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CONTACT: Bruce Smith
Public Information Officer
(310) 434-4209
FOR IMMEDIATE RELEASE
DATE: April 26, 2005
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SMC STUDENTS WIN PRESTIGIOUS 2005
INTERIOR ARCHITECTURE DESIGN COMPETITION
Team Beats Out Students from Top Architecture & Design Schools

Two Santa Monica College students competed against more than 30 students from a wide variety of universities – including top architecture and design schools – to capture the first-place award in a prestigious Southern California design competition.

The SMC team of James Butterly and Carlos Munoz won the American Institute of Architects/Los Angeles Interior Architecture 2005 Annual Design Competition for four-year universities and two-year colleges in Southern California. The top honors came with a $10,000 prize.

Butterly and Munoz were among 36 students competing from 18 schools, including the Southern California Institute of Architecture, Otis School of Art & Design, USC, Art Center College of Design, and San Diego State University.

“We are tremendously proud of our students and their talents and grateful to be part of this prestigious competition,” said interior architectural design professor Denise Travis.

Students were given six hours to design an unusual project – an entertainment venue that would attract young people in their 20s but would also secretly be used by the American intelligence community to recruit the nation’s “best and brightest young talent.” The 6,000-square-foot venue was to be located on the Third Street Promenade in Santa Monica.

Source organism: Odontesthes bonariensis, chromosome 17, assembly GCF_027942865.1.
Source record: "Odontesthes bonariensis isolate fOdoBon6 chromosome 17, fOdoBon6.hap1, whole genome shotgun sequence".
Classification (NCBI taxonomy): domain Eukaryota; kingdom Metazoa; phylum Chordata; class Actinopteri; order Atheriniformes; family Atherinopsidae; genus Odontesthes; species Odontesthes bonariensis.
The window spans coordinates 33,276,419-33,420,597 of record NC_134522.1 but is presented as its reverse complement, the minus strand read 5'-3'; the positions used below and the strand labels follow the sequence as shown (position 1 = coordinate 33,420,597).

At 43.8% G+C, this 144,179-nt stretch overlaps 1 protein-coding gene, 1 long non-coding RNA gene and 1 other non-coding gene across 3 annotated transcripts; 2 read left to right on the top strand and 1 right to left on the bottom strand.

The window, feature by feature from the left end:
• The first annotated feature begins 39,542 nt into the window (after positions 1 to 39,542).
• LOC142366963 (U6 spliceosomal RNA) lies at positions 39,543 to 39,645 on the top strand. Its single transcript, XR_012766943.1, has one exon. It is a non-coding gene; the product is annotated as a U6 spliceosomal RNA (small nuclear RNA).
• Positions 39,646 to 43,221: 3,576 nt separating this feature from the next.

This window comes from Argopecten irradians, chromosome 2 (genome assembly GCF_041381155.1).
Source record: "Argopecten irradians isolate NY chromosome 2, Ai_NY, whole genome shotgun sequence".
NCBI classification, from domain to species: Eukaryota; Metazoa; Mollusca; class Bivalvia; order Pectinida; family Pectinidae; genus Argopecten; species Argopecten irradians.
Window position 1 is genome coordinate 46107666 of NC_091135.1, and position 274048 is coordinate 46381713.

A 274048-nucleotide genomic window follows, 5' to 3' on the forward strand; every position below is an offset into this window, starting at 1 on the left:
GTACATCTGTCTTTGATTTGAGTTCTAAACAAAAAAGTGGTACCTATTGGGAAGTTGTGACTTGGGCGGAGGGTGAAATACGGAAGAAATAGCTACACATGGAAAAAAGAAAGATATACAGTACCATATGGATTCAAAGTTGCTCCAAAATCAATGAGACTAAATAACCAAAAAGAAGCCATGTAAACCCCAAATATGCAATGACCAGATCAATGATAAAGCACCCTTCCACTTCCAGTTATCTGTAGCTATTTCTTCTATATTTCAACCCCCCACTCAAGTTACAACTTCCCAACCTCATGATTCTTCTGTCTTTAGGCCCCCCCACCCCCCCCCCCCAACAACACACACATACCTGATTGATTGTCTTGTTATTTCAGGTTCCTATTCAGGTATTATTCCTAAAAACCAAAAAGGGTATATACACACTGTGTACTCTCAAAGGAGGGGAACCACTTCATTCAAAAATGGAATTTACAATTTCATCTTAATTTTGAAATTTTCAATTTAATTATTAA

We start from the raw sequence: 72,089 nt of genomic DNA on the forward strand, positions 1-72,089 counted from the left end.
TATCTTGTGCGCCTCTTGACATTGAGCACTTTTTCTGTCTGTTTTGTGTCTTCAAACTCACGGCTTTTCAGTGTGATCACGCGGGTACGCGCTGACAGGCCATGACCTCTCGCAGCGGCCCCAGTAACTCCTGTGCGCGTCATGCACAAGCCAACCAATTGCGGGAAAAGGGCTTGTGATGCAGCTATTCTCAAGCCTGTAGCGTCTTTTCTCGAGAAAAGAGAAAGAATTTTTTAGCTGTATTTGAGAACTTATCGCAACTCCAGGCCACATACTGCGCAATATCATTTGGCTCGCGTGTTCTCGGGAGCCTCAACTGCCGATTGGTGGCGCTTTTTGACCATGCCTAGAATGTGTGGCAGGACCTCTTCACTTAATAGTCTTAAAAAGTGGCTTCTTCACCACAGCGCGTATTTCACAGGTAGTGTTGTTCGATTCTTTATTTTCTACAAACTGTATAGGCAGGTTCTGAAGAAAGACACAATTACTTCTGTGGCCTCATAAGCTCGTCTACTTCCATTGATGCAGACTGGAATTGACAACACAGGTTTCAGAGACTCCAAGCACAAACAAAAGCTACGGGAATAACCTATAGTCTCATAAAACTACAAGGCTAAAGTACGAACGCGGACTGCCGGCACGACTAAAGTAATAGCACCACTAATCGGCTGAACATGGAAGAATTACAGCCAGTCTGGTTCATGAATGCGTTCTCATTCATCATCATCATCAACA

Butterly and Munoz designed a hip cyber restaurant/bar/café that included computer stations for Internet access and sophisticated video games. They created an elaborate scenario in which the computer game players were monitored by members of the CIA and other intelligence agencies to find potential recruits.

Those who displayed special decoding abilities would be given access to a VIP mezzanine area to meet with recruiting agents.

“I could immediately relate to the assignment because I’m a big fan of the TV show ‘Alias,’” Butterly said. “In our case, we wanted the space to be fun and interactive on the surface level but we needed to tell a uniquely different story on another through the many complex layers of intricate high-tech design.”

Munoz said he believes that the presentation of their concept is what won over the judges. “We dressed in blazers wearing sunglasses, like two agents from ‘Men in Black,’ and we introduced ourselves as secret operatives with a special design mission.

Butterly, of Los Angeles, and Munoz, of Santa Monica, said they worked well together as a team and were delighted to learn they had made the best impression on the distinguished judges.




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